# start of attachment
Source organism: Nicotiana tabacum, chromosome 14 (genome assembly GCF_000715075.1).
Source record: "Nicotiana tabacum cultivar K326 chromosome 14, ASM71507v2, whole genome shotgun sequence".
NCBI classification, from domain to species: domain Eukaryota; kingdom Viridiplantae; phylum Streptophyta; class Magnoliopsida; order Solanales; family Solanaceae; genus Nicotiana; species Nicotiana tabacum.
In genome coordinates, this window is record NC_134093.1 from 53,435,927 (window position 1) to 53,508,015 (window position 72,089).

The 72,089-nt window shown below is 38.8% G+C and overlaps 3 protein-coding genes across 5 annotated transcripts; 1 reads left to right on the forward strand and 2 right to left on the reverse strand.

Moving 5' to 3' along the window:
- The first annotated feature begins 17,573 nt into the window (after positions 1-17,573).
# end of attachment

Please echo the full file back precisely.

Source organism: Nicotiana tabacum, chromosome 14 (genome assembly GCF_000715075.1).
Source record: "Nicotiana tabacum cultivar K326 chromosome 14, ASM71507v2, whole genome shotgun sequence".
NCBI classification, from domain to species: domain Eukaryota; kingdom Viridiplantae; phylum Streptophyta; class Magnoliopsida; order Solanales; family Solanaceae; genus Nicotiana; species Nicotiana tabacum.
In genome coordinates, this window is record NC_134093.1 from 53,435,927 (window position 1) to 53,508,015 (window position 72,089).

The 72,089-nt window shown below is 38.8% G+C and overlaps 3 protein-coding genes across 5 annotated transcripts; 1 reads left to right on the forward strand and 2 right to left on the reverse strand.

Moving 5' to 3' along the window:
- The first annotated feature begins 17,573 nt into the window (after positions 1-17,573).